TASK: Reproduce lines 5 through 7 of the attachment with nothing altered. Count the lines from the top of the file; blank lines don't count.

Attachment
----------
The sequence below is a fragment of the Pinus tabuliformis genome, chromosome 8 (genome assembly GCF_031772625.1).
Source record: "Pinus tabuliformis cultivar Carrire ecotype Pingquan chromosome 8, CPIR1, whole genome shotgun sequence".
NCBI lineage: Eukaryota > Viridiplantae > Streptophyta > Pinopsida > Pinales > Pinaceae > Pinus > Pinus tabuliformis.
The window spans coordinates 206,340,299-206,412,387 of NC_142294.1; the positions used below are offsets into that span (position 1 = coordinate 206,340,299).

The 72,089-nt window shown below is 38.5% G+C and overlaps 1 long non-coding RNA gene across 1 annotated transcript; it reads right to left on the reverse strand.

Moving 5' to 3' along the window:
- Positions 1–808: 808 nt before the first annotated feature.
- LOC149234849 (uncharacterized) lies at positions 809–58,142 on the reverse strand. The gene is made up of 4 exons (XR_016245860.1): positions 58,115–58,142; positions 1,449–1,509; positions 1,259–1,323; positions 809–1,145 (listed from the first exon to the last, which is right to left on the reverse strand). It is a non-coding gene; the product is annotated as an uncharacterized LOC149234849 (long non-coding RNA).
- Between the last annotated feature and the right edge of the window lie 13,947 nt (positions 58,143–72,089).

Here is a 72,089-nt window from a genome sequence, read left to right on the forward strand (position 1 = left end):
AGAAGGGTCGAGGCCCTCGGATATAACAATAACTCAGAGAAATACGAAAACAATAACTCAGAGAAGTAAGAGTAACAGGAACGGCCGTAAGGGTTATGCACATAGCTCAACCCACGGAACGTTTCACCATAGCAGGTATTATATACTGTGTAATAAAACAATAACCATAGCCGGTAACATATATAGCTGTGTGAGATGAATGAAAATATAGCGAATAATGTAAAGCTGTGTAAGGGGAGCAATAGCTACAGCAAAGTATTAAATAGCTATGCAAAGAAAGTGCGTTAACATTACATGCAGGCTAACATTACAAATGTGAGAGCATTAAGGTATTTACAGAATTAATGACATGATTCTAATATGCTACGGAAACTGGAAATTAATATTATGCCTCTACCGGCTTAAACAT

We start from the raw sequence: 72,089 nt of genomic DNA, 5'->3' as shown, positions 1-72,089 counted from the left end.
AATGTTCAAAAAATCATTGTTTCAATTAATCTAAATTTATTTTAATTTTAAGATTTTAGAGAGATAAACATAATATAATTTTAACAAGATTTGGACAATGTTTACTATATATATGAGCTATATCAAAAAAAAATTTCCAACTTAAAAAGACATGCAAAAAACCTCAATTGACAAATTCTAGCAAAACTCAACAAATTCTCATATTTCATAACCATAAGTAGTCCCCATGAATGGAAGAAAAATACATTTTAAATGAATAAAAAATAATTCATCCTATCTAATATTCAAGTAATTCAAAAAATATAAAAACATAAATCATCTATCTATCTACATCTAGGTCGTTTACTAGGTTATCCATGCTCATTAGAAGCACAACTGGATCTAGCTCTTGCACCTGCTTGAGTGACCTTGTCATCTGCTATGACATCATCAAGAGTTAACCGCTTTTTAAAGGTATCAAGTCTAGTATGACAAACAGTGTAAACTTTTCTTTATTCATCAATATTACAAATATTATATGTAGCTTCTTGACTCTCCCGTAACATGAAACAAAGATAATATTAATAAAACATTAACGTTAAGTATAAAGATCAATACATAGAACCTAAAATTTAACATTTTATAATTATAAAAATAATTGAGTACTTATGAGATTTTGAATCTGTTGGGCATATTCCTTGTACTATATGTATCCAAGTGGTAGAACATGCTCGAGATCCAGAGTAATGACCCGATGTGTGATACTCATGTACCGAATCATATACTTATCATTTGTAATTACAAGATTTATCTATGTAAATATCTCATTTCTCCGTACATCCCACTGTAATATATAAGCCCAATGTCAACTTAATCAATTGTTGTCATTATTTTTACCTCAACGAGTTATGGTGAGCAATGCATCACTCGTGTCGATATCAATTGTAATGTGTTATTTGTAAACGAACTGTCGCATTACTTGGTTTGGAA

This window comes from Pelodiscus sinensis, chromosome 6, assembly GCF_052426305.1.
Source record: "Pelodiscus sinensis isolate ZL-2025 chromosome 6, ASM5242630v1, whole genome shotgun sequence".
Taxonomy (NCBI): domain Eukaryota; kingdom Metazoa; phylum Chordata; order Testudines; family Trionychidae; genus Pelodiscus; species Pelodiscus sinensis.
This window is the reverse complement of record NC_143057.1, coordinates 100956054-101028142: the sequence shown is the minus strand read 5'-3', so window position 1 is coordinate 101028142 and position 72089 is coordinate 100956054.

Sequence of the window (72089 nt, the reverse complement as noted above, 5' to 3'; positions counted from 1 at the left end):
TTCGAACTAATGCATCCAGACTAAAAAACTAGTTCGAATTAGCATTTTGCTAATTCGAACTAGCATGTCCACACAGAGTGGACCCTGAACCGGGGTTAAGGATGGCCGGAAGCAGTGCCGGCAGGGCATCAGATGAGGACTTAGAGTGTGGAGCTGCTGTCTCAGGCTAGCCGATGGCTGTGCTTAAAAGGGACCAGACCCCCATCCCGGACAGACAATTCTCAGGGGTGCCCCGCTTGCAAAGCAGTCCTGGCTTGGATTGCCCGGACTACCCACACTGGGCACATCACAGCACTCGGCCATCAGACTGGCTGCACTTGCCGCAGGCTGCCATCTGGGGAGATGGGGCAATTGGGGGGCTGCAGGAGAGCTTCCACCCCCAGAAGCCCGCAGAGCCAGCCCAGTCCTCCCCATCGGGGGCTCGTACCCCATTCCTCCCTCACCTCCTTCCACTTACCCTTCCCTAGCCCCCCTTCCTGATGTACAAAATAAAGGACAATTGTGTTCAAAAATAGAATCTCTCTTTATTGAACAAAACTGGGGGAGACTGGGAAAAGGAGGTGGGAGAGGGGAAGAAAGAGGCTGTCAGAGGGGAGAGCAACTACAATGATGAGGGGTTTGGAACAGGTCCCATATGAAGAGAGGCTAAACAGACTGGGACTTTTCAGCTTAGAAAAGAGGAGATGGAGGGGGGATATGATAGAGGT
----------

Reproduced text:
The 72,089-nt window shown below is 38.5% G+C and overlaps 1 long non-coding RNA gene across 1 annotated transcript; it reads right to left on the reverse strand.

Moving 5' to 3' along the window:
- Positions 1–808: 808 nt before the first annotated feature.